Dr. Mark Newton is a truly incredible individual. Head of Anesthesiology at Kijabe Hospital in Kijabe, Kenya, he is a valuable partner of Health eVillages, and someone who we believe will be an important resource for our future work in the new South Sudan pilot program. I was fortunate enough to meet him last October during my travels to our Kenya pilot and even had the opportunity to briefly interview him in the video clip below.

During our discussion, Dr. Newton was accompanied by a nurse from South Sudan who was studying anesthesiology. In her words, she is “from the youngest country in Africa…and the world.” Under the direction of Dr. Newton, she will spend 18 months learning anesthesiology in order to bring this critical knowledge back to her country and put it into practical use. At this point in the discussion, Dr. Newton explains that this young woman will soon be faced with treating mothers who are dying and small children in need of surgery and “may need to be reminded of some of the things that she’s learned.” The solution: a device that stores books, protocols and other clinical resource materials to be made on-hand and available to these new anesthesiologists practicing in the field. This is where we believe Health eVillages can help make a drastic difference.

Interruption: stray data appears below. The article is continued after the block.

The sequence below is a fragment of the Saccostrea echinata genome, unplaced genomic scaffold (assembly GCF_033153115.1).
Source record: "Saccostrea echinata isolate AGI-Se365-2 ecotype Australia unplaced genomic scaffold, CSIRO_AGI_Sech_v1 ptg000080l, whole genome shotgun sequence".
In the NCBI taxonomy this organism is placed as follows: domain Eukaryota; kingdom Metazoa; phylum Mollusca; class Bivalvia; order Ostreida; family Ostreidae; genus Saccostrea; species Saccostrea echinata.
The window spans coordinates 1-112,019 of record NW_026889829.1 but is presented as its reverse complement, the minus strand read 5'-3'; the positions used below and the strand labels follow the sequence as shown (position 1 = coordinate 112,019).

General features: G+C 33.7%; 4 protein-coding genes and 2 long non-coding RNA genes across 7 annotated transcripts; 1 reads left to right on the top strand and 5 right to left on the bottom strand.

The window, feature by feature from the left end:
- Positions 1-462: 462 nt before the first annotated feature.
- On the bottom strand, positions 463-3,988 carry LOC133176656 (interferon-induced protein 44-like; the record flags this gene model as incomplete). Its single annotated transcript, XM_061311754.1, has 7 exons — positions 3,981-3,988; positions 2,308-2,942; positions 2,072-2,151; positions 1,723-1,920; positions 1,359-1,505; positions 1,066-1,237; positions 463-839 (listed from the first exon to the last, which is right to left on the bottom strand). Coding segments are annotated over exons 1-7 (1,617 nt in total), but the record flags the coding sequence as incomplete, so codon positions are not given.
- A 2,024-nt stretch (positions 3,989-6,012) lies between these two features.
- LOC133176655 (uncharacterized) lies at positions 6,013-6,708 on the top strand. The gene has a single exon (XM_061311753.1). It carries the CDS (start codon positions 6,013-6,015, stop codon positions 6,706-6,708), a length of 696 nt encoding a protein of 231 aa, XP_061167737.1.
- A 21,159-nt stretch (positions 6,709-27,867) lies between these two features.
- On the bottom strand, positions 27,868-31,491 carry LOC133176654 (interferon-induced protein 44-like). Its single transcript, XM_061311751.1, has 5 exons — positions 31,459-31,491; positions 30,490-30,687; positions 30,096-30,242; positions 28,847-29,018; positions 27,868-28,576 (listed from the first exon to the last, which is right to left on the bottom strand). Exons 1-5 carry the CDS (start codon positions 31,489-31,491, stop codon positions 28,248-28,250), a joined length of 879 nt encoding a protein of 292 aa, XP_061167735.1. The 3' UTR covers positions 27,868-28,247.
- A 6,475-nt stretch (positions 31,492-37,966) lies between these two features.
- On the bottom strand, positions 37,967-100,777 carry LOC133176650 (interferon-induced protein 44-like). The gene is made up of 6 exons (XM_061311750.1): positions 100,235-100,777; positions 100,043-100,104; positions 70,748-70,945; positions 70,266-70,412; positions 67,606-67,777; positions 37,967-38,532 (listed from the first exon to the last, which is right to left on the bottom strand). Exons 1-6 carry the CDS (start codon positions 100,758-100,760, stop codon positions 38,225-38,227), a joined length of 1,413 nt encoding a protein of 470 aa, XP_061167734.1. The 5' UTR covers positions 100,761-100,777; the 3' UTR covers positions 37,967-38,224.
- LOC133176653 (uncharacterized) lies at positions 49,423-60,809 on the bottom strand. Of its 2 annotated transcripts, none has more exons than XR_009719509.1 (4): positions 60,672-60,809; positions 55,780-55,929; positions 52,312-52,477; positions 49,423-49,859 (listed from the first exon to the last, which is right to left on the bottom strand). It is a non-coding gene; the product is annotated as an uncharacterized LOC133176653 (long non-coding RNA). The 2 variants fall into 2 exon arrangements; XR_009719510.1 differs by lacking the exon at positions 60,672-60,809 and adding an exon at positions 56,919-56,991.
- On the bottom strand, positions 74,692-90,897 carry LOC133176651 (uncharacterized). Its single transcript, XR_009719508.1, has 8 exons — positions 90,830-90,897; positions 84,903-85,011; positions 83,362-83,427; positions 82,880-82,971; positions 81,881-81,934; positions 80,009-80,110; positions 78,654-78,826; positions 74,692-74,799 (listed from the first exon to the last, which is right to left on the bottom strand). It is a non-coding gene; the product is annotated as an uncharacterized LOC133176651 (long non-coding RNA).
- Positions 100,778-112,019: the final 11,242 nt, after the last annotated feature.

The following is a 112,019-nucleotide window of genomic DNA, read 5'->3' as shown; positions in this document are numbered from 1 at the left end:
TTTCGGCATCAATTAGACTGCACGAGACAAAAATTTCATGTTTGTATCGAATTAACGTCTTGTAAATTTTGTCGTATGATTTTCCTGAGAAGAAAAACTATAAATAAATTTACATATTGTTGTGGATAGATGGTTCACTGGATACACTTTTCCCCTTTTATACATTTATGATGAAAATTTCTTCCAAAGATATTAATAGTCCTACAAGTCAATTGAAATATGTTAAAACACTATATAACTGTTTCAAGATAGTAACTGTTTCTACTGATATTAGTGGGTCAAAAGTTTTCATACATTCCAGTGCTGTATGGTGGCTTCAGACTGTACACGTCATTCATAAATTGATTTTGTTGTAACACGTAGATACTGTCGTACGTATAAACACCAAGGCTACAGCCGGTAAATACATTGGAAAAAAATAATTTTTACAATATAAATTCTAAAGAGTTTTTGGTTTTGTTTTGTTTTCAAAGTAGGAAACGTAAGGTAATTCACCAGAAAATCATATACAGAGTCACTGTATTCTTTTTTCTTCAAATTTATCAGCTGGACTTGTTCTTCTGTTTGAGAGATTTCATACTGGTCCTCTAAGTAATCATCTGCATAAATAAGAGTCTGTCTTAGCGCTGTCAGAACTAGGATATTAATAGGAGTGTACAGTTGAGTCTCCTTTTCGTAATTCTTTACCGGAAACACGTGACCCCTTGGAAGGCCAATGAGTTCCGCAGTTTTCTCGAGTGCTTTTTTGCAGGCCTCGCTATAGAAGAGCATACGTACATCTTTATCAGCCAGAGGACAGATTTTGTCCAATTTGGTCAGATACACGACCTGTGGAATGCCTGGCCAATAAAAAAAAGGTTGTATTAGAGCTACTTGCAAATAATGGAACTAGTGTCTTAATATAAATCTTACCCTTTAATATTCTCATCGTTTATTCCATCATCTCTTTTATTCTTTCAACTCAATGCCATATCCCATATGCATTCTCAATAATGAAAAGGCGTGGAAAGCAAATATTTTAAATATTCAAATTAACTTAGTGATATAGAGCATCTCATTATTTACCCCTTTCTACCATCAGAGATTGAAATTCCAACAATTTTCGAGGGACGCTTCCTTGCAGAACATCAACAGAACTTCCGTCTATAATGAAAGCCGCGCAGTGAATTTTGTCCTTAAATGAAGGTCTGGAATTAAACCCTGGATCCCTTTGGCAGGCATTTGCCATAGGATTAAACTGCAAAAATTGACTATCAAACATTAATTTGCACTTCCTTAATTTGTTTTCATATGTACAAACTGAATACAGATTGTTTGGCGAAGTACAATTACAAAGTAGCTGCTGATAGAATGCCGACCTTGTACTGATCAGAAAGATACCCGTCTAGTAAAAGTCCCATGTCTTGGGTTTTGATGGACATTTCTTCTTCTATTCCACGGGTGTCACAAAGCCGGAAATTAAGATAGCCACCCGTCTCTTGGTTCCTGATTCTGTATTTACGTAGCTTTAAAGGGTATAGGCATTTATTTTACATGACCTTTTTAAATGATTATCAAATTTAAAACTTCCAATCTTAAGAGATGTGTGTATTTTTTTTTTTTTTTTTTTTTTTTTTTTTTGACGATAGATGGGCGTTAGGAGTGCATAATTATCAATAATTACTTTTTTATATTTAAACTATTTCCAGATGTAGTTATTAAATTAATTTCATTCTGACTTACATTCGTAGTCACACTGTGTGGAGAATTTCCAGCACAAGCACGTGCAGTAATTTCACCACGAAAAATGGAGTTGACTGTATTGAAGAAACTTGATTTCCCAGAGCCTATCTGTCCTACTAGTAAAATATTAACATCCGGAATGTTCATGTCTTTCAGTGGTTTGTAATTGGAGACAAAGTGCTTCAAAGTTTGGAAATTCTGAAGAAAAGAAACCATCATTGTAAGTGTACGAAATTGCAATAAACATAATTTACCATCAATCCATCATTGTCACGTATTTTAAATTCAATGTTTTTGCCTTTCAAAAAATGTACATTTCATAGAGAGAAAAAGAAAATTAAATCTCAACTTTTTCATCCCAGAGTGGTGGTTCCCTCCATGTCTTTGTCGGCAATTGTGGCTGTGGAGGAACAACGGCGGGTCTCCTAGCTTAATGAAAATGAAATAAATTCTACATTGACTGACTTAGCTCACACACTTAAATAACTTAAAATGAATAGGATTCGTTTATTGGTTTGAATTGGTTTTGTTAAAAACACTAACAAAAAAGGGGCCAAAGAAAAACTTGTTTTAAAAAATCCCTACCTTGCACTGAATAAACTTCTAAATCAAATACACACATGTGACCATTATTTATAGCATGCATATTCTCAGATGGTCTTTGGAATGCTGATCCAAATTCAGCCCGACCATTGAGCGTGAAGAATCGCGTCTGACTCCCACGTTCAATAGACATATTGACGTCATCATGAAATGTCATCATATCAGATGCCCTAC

Over the past several months, Health eVillages has worked with Dr. Newton to deploy 14 new devices to students of anesthesiology at Kijabe Hospital and recent graduates already working in South Sudan rural hospitals. The devices provide important medical resources to those returning to South Sudan, as well to those already performing life-saving surgeries. It is our hope, that as these devices are distributed to students and graduates, they will be crucial in aiding healthcare delivered by the youngest anesthesiologists in the youngest country in the world. As Dr. Newton states, “Having access to any device that will save the lives of the women and children of South Sudan is well worth a small amount of money.”

We couldn’t agree more.

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